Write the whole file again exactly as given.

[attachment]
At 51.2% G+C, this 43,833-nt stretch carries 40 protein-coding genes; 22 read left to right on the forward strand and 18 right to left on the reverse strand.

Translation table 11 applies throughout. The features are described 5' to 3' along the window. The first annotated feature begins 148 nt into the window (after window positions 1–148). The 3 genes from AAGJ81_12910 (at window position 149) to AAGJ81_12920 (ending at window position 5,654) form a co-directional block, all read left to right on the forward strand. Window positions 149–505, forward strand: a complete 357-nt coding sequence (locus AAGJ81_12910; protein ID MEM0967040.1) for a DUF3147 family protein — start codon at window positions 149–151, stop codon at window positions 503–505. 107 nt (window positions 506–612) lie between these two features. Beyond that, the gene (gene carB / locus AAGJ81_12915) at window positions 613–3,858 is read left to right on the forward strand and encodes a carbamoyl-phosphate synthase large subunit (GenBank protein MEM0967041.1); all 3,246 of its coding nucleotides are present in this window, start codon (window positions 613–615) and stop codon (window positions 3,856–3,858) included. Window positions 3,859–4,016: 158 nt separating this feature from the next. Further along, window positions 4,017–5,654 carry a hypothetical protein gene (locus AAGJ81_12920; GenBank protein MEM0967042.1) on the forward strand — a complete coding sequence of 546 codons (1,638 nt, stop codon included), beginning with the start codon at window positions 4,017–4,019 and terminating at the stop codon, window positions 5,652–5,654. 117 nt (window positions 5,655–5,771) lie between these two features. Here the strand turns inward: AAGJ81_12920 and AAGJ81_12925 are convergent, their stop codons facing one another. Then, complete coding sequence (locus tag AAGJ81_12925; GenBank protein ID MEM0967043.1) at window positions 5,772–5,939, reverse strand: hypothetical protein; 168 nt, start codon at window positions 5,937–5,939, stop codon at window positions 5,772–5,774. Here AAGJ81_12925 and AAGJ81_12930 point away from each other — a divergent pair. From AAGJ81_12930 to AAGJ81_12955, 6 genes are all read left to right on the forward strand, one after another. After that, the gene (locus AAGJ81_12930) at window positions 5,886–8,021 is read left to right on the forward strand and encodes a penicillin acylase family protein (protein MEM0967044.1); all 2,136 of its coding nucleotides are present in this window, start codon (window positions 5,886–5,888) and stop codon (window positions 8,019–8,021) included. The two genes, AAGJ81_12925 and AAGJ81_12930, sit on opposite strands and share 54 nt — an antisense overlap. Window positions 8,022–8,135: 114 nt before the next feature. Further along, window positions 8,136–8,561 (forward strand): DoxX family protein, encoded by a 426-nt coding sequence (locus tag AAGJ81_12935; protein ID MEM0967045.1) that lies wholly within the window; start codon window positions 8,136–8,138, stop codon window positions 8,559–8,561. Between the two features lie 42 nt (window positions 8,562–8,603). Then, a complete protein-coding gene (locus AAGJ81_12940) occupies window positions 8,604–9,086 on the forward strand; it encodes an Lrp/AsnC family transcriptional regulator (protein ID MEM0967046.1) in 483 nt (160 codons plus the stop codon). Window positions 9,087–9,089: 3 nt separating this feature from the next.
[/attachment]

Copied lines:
At 51.2% G+C, this 43,833-nt stretch carries 40 protein-coding genes; 22 read left to right on the forward strand and 18 right to left on the reverse strand.

Translation table 11 applies throughout. The features are described 5' to 3' along the window. The first annotated feature begins 148 nt into the window (after window positions 1–148). The 3 genes from AAGJ81_12910 (at window position 149) to AAGJ81_12920 (ending at window position 5,654) form a co-directional block, all read left to right on the forward strand. Window positions 149–505, forward strand: a complete 357-nt coding sequence (locus AAGJ81_12910; protein ID MEM0967040.1) for a DUF3147 family protein — start codon at window positions 149–151, stop codon at window positions 503–505. 107 nt (window positions 506–612) lie between these two features. Beyond that, the gene (gene carB / locus AAGJ81_12915) at window positions 613–3,858 is read left to right on the forward strand and encodes a carbamoyl-phosphate synthase large subunit (GenBank protein MEM0967041.1); all 3,246 of its coding nucleotides are present in this window, start codon (window positions 613–615) and stop codon (window positions 3,856–3,858) included. Window positions 3,859–4,016: 158 nt separating this feature from the next. Further along, window positions 4,017–5,654 carry a hypothetical protein gene (locus AAGJ81_12920; GenBank protein MEM0967042.1) on the forward strand — a complete coding sequence of 546 codons (1,638 nt, stop codon included), beginning with the start codon at window positions 4,017–4,019 and terminating at the stop codon, window positions 5,652–5,654. 117 nt (window positions 5,655–5,771) lie between these two features. Here the strand turns inward: AAGJ81_12920 and AAGJ81_12925 are convergent, their stop codons facing one another. Then, complete coding sequence (locus tag AAGJ81_12925; GenBank protein ID MEM0967043.1) at window positions 5,772–5,939, reverse strand: hypothetical protein; 168 nt, start codon at window positions 5,937–5,939, stop codon at window positions 5,772–5,774. Here AAGJ81_12925 and AAGJ81_12930 point away from each other — a divergent pair. From AAGJ81_12930 to AAGJ81_12955, 6 genes are all read left to right on the forward strand, one after another. After that, the gene (locus AAGJ81_12930) at window positions 5,886–8,021 is read left to right on the forward strand and encodes a penicillin acylase family protein (protein MEM0967044.1); all 2,136 of its coding nucleotides are present in this window, start codon (window positions 5,886–5,888) and stop codon (window positions 8,019–8,021) included. The two genes, AAGJ81_12925 and AAGJ81_12930, sit on opposite strands and share 54 nt — an antisense overlap. Window positions 8,022–8,135: 114 nt before the next feature. Further along, window positions 8,136–8,561 (forward strand): DoxX family protein, encoded by a 426-nt coding sequence (locus tag AAGJ81_12935; protein ID MEM0967045.1) that lies wholly within the window; start codon window positions 8,136–8,138, stop codon window positions 8,559–8,561. Between the two features lie 42 nt (window positions 8,562–8,603). Then, a complete protein-coding gene (locus AAGJ81_12940) occupies window positions 8,604–9,086 on the forward strand; it encodes an Lrp/AsnC family transcriptional regulator (protein ID MEM0967046.1) in 483 nt (160 codons plus the stop codon). Window positions 9,087–9,089: 3 nt separating this feature from the next.